Would legacy or modern kernel be better for this PC?

Forum Forums Official Releases antiX-23 “Arditi del Popolo Would legacy or modern kernel be better for this PC?

  • This topic has 4 replies, 4 voices, and was last updated May 28-8:39 am by Brian Masinick.
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  • #143702
    Member
    miguel04685

      Is there a difference in performance and/or security between the two kernel types?

      MY PC HAS:
      Memory: 2 GB RAM
      CPU: Intel Celeron E3300 64 bits
      GPU: Intel 82G33/G31 Express Integrated Graphics
      Audio: Intel NM10/ICH7 Family High Definition
      Network: Realtek RTL8111/8168/8411 PCI Express Gigabit Ethernet
      Disk: 300 GB HDD with MBR partition style

      • This topic was modified 3 weeks, 1 day ago by miguel04685.
      #143713
      Forum Admin
      rokytnji

        Since we come with both in the full iso. Easy enough for you to check.

        I prefer the runit versions. Just personal preference is all. sysvinit versions are usually pretty stable for new users.

        Just download a full iso. 32 bit or 64 bit. Boot either kernel and start browsing.

        If there is difference. You will notice
        https://antixlinux.com/download/

        You can check out all the posts in what you are running thread also.

        Edit: as far as security goes. I control that with the sites I visit.

        Sometimes I drive a crooked road to get my mind straight.
        I don't suffer from insanity. I enjoy every minute off it.
        Motorcycle racing is rocket science.

        Linux Registered User # 475019
        How to Search for AntiX solutions to your problems

        #143716
        Moderator
        Brian Masinick

          Like @rokytnji I have found my most carefully optimized 64-bit Full runit instance uses between 210-220 MB with just a terminal immediately after boot on my newest hardware.

          On my mid 2010-2020 system I can get it down to around 180 MB, again with runit.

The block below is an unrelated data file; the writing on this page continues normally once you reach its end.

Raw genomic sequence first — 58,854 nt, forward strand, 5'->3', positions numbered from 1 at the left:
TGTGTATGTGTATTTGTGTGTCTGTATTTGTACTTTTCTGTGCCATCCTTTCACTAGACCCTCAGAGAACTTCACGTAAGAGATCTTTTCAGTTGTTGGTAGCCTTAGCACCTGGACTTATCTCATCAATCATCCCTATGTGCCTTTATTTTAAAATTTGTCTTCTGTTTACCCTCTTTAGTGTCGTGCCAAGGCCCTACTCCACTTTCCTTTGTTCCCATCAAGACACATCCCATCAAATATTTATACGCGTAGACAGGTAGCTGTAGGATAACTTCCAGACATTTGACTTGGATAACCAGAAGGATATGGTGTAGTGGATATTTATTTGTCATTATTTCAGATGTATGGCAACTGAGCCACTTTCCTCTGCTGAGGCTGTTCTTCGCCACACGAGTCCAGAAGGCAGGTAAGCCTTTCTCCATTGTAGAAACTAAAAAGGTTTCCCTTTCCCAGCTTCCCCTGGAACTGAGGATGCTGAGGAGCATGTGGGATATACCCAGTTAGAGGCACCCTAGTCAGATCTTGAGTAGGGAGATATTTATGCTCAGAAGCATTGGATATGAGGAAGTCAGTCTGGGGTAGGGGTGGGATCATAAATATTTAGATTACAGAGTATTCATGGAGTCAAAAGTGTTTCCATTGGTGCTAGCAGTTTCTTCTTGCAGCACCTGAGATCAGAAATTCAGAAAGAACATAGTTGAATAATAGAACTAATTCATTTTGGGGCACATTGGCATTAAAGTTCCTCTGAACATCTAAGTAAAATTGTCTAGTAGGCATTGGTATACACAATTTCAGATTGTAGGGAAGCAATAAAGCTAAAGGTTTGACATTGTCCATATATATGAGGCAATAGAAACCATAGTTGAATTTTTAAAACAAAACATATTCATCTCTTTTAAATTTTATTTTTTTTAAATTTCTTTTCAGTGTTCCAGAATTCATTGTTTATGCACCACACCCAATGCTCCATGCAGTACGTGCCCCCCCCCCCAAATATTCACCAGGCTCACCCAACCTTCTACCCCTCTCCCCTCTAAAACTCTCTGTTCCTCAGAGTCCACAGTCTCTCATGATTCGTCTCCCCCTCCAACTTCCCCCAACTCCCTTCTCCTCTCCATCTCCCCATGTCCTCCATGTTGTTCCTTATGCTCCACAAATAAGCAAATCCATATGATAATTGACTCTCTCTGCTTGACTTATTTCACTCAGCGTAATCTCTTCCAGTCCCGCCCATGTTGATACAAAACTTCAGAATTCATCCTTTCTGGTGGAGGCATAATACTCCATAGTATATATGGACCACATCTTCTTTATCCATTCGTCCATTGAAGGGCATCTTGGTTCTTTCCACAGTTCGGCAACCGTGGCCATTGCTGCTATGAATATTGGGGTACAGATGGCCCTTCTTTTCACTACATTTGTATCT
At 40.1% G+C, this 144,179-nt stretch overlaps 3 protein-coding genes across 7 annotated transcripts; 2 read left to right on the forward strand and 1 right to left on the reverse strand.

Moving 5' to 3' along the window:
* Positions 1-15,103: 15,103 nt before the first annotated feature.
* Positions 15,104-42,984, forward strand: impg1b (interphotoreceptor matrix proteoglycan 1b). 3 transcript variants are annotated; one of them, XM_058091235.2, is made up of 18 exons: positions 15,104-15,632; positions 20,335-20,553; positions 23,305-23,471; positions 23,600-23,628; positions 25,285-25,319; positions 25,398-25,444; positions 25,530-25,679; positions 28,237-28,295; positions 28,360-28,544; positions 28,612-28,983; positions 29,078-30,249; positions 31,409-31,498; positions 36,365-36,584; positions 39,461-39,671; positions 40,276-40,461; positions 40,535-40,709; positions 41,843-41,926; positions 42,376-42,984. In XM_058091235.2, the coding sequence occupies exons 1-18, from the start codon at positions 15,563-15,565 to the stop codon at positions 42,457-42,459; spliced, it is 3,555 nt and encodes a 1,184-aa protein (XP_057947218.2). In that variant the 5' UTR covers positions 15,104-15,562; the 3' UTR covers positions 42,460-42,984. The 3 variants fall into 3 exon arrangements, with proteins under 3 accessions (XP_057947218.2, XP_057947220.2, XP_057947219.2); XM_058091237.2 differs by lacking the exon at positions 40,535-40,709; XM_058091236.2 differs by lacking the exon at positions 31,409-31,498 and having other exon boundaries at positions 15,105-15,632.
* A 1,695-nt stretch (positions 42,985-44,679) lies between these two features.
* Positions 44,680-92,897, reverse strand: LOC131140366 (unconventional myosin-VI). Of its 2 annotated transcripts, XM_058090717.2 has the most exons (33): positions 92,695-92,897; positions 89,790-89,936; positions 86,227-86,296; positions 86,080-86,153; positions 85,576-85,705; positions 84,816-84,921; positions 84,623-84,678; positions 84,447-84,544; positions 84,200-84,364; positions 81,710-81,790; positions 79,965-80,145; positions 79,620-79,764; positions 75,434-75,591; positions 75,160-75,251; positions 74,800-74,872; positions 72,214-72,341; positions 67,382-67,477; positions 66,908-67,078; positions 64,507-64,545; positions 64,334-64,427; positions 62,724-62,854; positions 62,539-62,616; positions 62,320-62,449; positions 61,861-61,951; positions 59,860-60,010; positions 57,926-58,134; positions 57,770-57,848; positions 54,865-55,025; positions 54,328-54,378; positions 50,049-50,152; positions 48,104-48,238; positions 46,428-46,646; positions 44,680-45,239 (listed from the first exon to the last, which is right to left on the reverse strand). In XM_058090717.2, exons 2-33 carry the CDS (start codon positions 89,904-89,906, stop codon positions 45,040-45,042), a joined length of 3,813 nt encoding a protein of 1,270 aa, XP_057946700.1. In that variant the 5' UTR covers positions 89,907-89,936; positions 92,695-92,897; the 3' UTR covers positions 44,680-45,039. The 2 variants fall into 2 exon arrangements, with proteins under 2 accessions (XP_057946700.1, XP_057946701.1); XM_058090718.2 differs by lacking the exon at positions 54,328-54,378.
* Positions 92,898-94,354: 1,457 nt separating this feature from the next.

Testing using init-diversity I don’t have that instance as tightly optimized but again runit generally uses slightly less memory than sysVinit for me.

          I even tried a very nice respin by @calciumsodium using sysVinit instead of runit. It’s a beautiful system but you asked about resources and I find runit slightly more memory conservative across several different tests.

          You may find OpenRC very appealing in spite of slightly greater memory usage;s6-rc and S6-66 are great, run very fast but they use slightly more memory.

          If you are willing to use slightly more memory the performance of every init other than sysVinit will reward you, particularly if you have 4 or more CPUs or concurrent process threads.

          • This reply was modified 3 weeks, 1 day ago by Brian Masinick.
          • This reply was modified 3 weeks, 1 day ago by Brian Masinick.

          --
          Brian Masinick

          #143726
          Member
          sybok

            Regarding security: both 5.10 and 6.1 LTS kernels share projected EOL Dec. 2026, i.e. both kernels can be considered (reasonably) secure up to that time.

            Sources:
            https://kernel.org/category/releases.html
            https://antixlinux.com/antix-23-1-released/

            Performance: (That is) Hard to tell (at least for me), you’d better try (and evaluate) it yourself as @rokytnji pointed out.

            #143736
            Moderator
            Brian Masinick

              Regarding security: both 5.10 and 6.1 LTS kernels share projected EOL Dec. 2026, i.e. both kernels can be considered (reasonably) secure up to that time.

              Sources:
              https://kernel.org/category/releases.html
              https://antixlinux.com/antix-23-1-released/

              Performance: (That is) Hard to tell (at least for me), you’d better try (and evaluate) it yourself as @rokytnji pointed out.

              I haven’t been using the 5.10 series kernels much recently, though I do still have one system where I can test them out. I have, over the years, tested numerous kernels, and though I do not have a ton of statistically significant test results, I definitely have some seat of the pants evaluations, and I even looked at some kernel differences between different distributions and their individual configurations.

              Frankly it was barely even perceptible what those differences were. Over the years, I’ve noticed some systems that appear to be more “responsive” to interactive use; those distributions were generally NOT frequently used for server use, though like everything I’m saying, that is a generalization. The differences in response were very minor; older systems might “pick that up” slightly; newer systems all you might notice is “FAST” versus “SUPER FAST”, again, subjective.

              Server loads are much more likely to be affected by kernel parameters and tuning; again, it’s rarely a large percentage difference regardless of what is being used. That’s based on 2 1/2 decades of use.

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              Brian Masinick

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